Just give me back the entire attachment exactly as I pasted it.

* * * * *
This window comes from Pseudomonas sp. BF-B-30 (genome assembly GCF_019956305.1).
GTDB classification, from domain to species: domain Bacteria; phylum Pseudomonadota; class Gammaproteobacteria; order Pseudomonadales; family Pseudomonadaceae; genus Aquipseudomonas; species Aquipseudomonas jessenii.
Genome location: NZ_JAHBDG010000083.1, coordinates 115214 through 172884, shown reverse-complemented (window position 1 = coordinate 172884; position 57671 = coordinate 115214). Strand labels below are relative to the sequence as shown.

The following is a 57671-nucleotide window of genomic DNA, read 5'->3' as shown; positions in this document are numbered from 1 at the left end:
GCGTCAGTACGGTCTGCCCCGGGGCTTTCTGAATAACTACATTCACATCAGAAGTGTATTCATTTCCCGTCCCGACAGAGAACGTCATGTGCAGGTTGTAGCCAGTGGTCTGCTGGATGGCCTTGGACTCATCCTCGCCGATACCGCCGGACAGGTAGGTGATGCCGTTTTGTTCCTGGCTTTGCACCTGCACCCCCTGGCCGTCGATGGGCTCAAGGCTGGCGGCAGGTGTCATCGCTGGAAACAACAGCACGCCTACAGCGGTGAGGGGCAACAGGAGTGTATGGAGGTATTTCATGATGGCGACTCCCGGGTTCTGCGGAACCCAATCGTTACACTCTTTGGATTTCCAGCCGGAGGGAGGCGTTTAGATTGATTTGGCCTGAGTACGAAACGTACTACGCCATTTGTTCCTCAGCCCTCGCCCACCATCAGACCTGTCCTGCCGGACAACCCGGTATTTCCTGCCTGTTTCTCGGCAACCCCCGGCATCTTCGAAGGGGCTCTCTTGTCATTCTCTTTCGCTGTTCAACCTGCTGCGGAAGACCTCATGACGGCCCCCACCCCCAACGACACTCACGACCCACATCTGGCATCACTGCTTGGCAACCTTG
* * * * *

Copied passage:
This window comes from Pseudomonas sp. BF-B-30 (genome assembly GCF_019956305.1).
GTDB classification, from domain to species: domain Bacteria; phylum Pseudomonadota; class Gammaproteobacteria; order Pseudomonadales; family Pseudomonadaceae; genus Aquipseudomonas; species Aquipseudomonas jessenii.
Genome location: NZ_JAHBDG010000083.1, coordinates 115214 through 172884, shown reverse-complemented (window position 1 = coordinate 172884; position 57671 = coordinate 115214). Strand labels below are relative to the sequence as shown.

The following is a 57671-nucleotide window of genomic DNA, read 5'->3' as shown; positions in this document are numbered from 1 at the left end:
GCGTCAGTACGGTCTGCCCCGGGGCTTTCTGAATAACTACATTCACATCAGAAGTGTATTCATTTCCCGTCCCGACAGAGAACGTCATGTGCAGGTTGTAGCCAGTGGTCTGCTGGATGGCCTTGGACTCATCCTCGCCGATACCGCCGGACAGGTAGGTGATGCCGTTTTGTTCCTGGCTTTGCACCTGCACCCCCTGGCCGTCGATGGGCTCAAGGCTGGCGGCAGGTGTCATCGCTGGAAACAACAGCACGCCTACAGCGGTGAGGGGCAACAGGAGTGTATGGAGGTATTTCATGATGGCGACTCCCGGGTTCTGCGGAACCCAATCGTTACACTCTTTGGATTTCCAGCCGGAGGGAGGCGTTTAGATTGATTTGGCCTGAGTACGAAACGTACTACGCCATTTGTTCCTCAGCCCTCGCCCACCATCAGACCTGTCCTGCCGGACAACCCGGTATTTCCTGCCTGTTTCTCGGCAACCCCCGGCATCTTCGAAGGGGCTCTCTTGTCATTCTCTTTCGCTGTTCAACCTGCTGCGGAAGACCTCATGACGGCCCCCACCCCCAACGACACTCACGACCCACATCTGGCATCACTGCTTGGCAACCTTG